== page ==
Breaking down device’s strengths and limitations on aid mission
While working at a relief camp in Bangladesh in March, Debjeet Sakar, MD and second year medical student AJ Folsom used the device for obstetrics and set up a small ultrasound area to provide pregnant women basic ultrasound images of their babies.
As the role of sonography in medicine continues to expand, some manufacturers have begun producing portable ultrasound devices at prices facilitating individual ownership. These handheld, wireless devices can improve healthcare in austere, pre-hospital settings, such as disaster relief, humanitarian aid or military field use. We drew on our military training and deployment experiences to assess whether the device would be practical in a field environment.
While FAST exams seem like the most obvious application, we also used it for obstetrics, ophthalmology, pediatrics and trauma. A large portion of using the device was dedicated to teaching local resident physicians about basics of ultrasound imaging.
Device tested: Clarius C3 Convex, 2-6 MHz transducer
-Image maximum depth: 32 cm
-Dimensions: 6.6” (H) x 3.9” (W) x 1.6” (D)
-Weight with battery: 1.2 lbs.
-Transmits image to smart device via self-generated Wi-Fi (no connectivity required)
-Operating Range: 32-104°F, 15-90% relative humidity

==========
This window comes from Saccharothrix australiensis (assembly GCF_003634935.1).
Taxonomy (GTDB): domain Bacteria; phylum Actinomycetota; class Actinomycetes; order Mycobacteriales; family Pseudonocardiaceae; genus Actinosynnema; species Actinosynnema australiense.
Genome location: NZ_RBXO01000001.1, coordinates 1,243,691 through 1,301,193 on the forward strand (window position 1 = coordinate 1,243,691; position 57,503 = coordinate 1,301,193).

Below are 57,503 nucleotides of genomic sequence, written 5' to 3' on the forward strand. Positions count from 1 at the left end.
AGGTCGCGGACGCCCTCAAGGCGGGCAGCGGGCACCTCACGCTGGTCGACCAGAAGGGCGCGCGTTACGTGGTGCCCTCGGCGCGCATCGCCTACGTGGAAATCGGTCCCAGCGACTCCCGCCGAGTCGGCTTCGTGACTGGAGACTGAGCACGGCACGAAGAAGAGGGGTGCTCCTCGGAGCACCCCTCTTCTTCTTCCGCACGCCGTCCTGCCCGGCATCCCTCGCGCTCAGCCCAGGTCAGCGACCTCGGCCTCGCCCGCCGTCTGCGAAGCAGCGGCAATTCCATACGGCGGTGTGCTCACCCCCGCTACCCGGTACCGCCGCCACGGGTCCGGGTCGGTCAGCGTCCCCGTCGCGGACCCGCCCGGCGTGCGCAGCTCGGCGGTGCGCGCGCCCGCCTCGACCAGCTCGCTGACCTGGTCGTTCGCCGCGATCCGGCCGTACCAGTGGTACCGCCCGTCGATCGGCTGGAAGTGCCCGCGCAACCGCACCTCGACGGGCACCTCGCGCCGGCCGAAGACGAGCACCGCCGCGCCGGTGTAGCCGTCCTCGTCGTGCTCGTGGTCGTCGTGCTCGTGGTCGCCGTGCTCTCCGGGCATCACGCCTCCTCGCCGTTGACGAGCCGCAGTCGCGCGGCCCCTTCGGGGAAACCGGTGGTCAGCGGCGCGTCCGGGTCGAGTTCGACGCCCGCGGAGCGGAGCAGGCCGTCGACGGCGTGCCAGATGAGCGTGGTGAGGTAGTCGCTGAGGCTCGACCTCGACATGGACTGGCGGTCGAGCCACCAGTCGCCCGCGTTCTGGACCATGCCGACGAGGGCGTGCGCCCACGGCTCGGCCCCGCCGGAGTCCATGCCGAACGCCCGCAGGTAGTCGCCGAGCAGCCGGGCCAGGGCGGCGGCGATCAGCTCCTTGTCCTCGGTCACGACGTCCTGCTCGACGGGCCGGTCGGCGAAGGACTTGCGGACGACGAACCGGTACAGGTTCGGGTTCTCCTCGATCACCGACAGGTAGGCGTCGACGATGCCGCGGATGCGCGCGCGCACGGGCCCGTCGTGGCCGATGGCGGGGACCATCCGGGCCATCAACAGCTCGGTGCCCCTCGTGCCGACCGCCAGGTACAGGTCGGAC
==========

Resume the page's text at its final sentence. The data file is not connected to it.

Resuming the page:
-Recommended maximum exam time: 20 minutes
-Approximate continuous scan time per battery: 60 minutes
-Wireless—no connectors or ports to break, easy to pack
-Good image quality
-Durable—hard outer shell can withstand being dropped from 1 meter
-Waterproof—can be immersed (without battery) in 1 meter of water for 30 minutes
-Removable battery design with appropriate scan time for field setting
-Intuitive Clarius App (can be used with either Android or iOS) with easy on-screen image controls—excellent for teaching
-Overheated rapidly—even with portable fan clip attachment the device was hot to the touch
-Large transducer profile—compression of surrounding structures complicated pediatric cases and cardiac windows; hard to use in confined areas or for users with smaller hands. We tested the C3 convex to have the most all-in-one we could get. There is also a dedicated linear one, L3 and a microconvex C7. (Note: we did not test the company’s clip-on covers, which minimize the scanner surface area)
-Switching between smart devices required a 3-4 minute restart, causing scan delays in a time-constrained environment. For most locations, the tablet provides the best resolution and touch screen activity.
-Blue-to-green light system (going from “ready to scan” to “scanning”) was confusing and could create an unwanted light signature during military operations
The Clarius C3 Convex functioned well for intermittent use during a humanitarian aid mission in an austere environment. We found some limitations, mainly overheating and getting specific imaging windows with a bulkier probe. The device’s wireless design has advantages in durability and for lightweight packing, but does require users to account for the wireless connection process.
The device was well received by the resident physicians and the Clarius App made it easy to use as a teaching tool. Of note, for a setting needing multiple consecutive days of field use, additional batteries or access to a generator would be necessary.
Portable ultrasound devices enable providers to push imaging as close as possible to the initial point of care. Potential future usage areas include: moving ground and air evacuation vehicles, telemedicine consults and use in mass casualty incidents to aid in triage. In remote settings, devices like the Clarius have potential to significantly improve diagnosis, management and outcomes for patients.